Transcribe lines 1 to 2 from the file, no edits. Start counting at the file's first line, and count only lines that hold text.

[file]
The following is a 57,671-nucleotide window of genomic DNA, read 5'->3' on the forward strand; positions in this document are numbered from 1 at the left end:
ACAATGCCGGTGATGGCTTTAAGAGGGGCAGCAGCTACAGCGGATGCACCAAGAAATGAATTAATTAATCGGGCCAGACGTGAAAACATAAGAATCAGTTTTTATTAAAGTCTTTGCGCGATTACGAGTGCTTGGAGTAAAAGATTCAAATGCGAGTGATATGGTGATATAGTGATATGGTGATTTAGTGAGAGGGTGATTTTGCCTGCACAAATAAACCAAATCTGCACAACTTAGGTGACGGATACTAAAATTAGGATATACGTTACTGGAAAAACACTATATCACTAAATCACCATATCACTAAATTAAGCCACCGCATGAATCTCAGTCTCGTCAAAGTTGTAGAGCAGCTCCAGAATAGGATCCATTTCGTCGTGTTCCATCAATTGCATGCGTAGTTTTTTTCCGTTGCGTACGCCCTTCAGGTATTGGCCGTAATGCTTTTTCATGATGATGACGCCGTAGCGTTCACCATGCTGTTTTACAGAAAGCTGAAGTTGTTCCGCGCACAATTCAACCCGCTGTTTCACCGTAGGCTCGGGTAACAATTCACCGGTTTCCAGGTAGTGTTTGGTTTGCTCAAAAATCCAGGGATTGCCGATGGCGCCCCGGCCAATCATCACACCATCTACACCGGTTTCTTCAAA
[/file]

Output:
The following is a 57,671-nucleotide window of genomic DNA, read 5'->3' on the forward strand; positions in this document are numbered from 1 at the left end:
ACAATGCCGGTGATGGCTTTAAGAGGGGCAGCAGCTACAGCGGATGCACCAAGAAATGAATTAATTAATCGGGCCAGACGTGAAAACATAAGAATCAGTTTTTATTAAAGTCTTTGCGCGATTACGAGTGCTTGGAGTAAAAGATTCAAATGCGAGTGATATGGTGATATAGTGATATGGTGATTTAGTGAGAGGGTGATTTTGCCTGCACAAATAAACCAAATCTGCACAACTTAGGTGACGGATACTAAAATTAGGATATACGTTACTGGAAAAACACTATATCACTAAATCACCATATCACTAAATTAAGCCACCGCATGAATCTCAGTCTCGTCAAAGTTGTAGAGCAGCTCCAGAATAGGATCCATTTCGTCGTGTTCCATCAATTGCATGCGTAGTTTTTTTCCGTTGCGTACGCCCTTCAGGTATTGGCCGTAATGCTTTTTCATGATGATGACGCCGTAGCGTTCACCATGCTGTTTTACAGAAAGCTGAAGTTGTTCCGCGCACAATTCAACCCGCTGTTTCACCGTAGGCTCGGGTAACAATTCACCGGTTTCCAGGTAGTGTTTGGTTTGCTCAAAAATCCAGGGATTGCCGATGGCGCCCCGGCCAATCATCACACCATCTACACCGGTTTCTTCAAA